Mad Men Power Rankings: Episode 506, ‘Far Away Places’David T. Cole/Grantland illustration
[Production note: Do not recalibrate your Tele-Vision sets: Those vibrant blues and oranges on your screen were intentional. And they’re the same hues we’re splashing all over our homes in 2012! We are all Howard Johnson’s bitches. He’s won, he’s finally won.
Last week’s Power Rankings can be found here.]
1. Don Draper (last week: 1)
We know what you’re going to say. We *know.* Don’s no. 1?! But HOW? Megan’s the one who calmly caught a six-and-a-half-hour bus ride back from Plattsburgh, and DON’S the one who fell asleep in the Howard Johnson’s lobby waiting for her, being roused by a state trooper like some kind of HoJo HoBo, and harboring guilt-fueled visions of her being sexed and/or murdered by whatever hippie sex-murderers Brenda the Waitress saw her leave with. IT’S NOT FAIR, I SAY! IT’S NOT FAIR.
And to that we respond:
- Life is not fair.
- See response no. 1.
The Power Rankings, like Sterling Cooper Draper Pryce itself, or like the Draper marriage, are not a democracy. They are a place, like Sterling Cooper Draper Pryce itself, or like the Draper marriage, where there is occasionally the illusion of democracy whenever the biggest asshole in the room is forced to pretend to listen to the concerns of others, then goes about doing whatever he likes anyway. So don’t worry, Don will be no. 2 next week, promise. We hear you.
But we should note that Don, not Megan, was the one who hopped in the Caddy and peeled the rubber of the self-righteous, leaving his bride to fend for herself, a totally appropriate punishment for embarrassing him in front of a waitress with her stubborn refusal to enjoy orange sherbet. In 1966, ditching your wife in a glorified diner’s parking lot was an acceptable, and widespread, marital conflict-resolution practice; look at virtually any work of diner-related pop art from the period and you will find a beautiful woman watching, with arms crossed and mascara streaked, the taillights of the family sedan disappearing from the frame. It was a total power move, and one that we should all note, no matter how “counterintuitive” or “dangerously retrograde” it seems, ultimately worked. Indeed, Don had to kick in his own door (his own fucking door!) and then chase his sobbing bride around the apartment, finally bringing her down in the living room in a dark echo of their post-surprise-party clean-up sex. This time, however, there was no zoobie-zoobie-zooming, just a tearful, kneeling Don whispering, “I thought I lost you,” as he buried his face in Megan’s pelvis. But he cried and clung to his bereft wife like a boss.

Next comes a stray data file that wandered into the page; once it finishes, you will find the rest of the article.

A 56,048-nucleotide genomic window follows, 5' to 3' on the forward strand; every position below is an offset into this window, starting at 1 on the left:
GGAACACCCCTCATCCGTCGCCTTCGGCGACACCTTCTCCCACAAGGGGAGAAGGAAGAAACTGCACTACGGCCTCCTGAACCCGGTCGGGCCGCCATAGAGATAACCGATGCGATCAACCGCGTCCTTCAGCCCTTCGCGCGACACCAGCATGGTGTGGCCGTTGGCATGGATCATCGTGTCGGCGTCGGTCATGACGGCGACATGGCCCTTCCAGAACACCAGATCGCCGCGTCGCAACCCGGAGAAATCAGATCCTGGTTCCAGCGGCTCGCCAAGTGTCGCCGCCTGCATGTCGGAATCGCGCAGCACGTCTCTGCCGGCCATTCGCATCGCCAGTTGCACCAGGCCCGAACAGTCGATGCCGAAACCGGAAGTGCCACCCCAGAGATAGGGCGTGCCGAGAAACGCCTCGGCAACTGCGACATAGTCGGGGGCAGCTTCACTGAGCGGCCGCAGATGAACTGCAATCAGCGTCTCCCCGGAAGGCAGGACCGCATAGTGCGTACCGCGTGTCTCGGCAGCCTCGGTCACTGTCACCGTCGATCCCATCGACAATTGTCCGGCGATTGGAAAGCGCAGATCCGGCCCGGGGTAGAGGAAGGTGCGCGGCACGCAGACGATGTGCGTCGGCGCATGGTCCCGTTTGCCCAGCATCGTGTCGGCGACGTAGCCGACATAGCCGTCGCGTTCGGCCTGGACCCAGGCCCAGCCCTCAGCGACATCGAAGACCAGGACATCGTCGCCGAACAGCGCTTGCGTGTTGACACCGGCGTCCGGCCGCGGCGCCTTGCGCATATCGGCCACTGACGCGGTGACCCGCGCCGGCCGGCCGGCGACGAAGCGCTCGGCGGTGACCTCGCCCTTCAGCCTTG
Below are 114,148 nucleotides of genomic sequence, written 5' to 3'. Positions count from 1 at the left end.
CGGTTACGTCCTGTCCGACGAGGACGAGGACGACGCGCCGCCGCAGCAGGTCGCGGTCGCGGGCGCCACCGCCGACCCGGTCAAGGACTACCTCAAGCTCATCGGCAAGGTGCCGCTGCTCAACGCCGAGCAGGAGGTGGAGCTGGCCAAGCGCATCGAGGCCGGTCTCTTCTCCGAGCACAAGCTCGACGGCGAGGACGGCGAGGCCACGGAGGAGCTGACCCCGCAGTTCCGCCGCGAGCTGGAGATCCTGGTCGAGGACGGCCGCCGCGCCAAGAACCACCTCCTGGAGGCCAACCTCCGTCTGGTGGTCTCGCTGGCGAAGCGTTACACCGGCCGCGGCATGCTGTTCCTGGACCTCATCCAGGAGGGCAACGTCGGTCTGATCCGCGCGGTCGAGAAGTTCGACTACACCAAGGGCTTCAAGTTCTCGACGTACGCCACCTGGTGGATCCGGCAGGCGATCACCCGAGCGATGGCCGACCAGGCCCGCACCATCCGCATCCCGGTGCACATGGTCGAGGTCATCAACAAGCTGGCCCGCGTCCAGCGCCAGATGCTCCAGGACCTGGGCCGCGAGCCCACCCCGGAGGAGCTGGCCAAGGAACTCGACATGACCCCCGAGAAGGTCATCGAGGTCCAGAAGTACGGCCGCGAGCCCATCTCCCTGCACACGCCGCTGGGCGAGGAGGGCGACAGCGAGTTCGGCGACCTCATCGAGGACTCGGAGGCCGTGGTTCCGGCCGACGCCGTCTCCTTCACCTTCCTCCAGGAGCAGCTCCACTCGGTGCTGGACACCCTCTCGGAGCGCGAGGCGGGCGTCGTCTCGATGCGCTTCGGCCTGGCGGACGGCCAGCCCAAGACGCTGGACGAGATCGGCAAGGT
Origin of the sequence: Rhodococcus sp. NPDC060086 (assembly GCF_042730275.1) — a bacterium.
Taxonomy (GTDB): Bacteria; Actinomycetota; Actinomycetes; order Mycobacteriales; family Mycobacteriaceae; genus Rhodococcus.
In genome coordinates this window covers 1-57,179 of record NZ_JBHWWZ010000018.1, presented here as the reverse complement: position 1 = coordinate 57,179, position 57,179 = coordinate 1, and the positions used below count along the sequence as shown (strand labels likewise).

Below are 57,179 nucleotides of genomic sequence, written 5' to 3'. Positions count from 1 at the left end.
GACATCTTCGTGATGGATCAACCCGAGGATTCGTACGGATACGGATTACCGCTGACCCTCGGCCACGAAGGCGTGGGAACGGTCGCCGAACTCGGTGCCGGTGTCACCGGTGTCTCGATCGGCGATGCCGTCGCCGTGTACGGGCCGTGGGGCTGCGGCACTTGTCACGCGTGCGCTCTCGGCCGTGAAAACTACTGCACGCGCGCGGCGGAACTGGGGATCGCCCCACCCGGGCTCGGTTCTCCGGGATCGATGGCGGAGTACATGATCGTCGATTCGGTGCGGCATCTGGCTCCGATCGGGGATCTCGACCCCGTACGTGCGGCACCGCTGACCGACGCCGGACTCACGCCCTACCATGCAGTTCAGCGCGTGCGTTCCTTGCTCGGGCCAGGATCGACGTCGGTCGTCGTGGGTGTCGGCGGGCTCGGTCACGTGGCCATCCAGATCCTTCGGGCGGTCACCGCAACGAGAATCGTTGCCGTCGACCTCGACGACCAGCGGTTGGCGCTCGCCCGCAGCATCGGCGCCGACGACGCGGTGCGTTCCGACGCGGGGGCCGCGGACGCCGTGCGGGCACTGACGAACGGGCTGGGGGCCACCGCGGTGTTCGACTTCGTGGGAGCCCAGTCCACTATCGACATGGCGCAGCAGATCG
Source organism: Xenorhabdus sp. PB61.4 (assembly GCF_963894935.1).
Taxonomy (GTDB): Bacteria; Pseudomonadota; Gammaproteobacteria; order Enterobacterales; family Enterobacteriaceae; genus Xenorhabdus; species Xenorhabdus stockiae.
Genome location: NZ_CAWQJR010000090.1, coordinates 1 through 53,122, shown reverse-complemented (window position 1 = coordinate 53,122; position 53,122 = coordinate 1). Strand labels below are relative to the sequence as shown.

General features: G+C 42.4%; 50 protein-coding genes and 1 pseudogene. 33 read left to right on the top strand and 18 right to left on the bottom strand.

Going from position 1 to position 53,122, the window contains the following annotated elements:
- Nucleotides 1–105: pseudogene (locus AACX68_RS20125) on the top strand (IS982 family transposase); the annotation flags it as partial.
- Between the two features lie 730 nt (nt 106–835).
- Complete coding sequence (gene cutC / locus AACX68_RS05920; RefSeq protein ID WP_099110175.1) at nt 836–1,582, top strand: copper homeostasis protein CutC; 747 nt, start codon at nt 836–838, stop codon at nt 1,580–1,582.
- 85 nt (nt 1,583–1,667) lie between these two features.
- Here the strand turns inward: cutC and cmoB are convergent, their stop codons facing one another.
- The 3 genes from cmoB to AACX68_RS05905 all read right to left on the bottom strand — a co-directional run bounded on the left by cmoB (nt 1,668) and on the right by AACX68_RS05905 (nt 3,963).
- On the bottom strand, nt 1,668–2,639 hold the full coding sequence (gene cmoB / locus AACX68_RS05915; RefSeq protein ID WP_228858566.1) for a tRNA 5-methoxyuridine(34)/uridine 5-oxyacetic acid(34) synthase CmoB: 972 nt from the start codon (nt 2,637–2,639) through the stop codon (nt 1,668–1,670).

Don Draper Fingerbang Threat Level: Orange Sherbet
“Now you are really embarrassing me. I can’t believe this. They have 28 flavors. Surely you can find one you like.”
Megan looks out the window. She shakes her head petulantly. Or so it seems to him. Don notices a nearby table of children scooping up burgers and fries. Ecstatic to be there, crammed in their booth, little apple-cheeked Norman Rockwell bastards taunting him with their easy smiles, their uncomplicated bliss.
“Why is this so important to you? Why does it make any difference whatsoever in the world that I like any of these?” She picks up the orange-splattered napkin into which she’s spit a mouthful of sherbet and slaps it against the table.
“Because we are on vacation. Because this is what people do on vacation. They pull over at the Howard Johnson’s, they have a satisfying, hearty meal, and then they top it off with three goddamn scoops of delicious orange sherbet. It’s what’s good. What’s wholesome.” He angrily jots this down in a notebook. “What America stands for.”
“Stop selling me. I hate when you sell me.”
He gestures toward the two-dozen-plus glasses of sherbet, each in a discreet stage of sticky meltdown on the table before them, ticking them off one by one with a flourish of his hand as he goes down the line. “They have orange, which you spit out into a napkin. Raspberry. Same, in the napkin. Blueberry. Boysenberry. Strawberry. Fudge ripple. Fudge ripple!” He pounds the table, continues. “Orange pineapple. Butter pecan. Peppermint. Banana. Maple walnut. Goddamn plain vanilla. Your chocolates. Regular chocolate. Chocolate chip. Chocolate fudge. Chocolate almond. Rocky Road. Coffee. Mint. Lemon. Peach. Cherry! Everyone likes cherry! French vanilla, come on, right up your alley. Key Lime. Banana walnut. Fudge walnut. Jesus H. Christ, with the walnuts already. Watermelon. Grape.”
She shakes her head. “Non.” The French is a taunt, a repudiation. In America’s dining room.
“Then I suppose that brings us back to square one.”
“Look at me, Megan.” She’s staring out the window again, at the parking lot. Anywhere else but at Don. “Look at me.”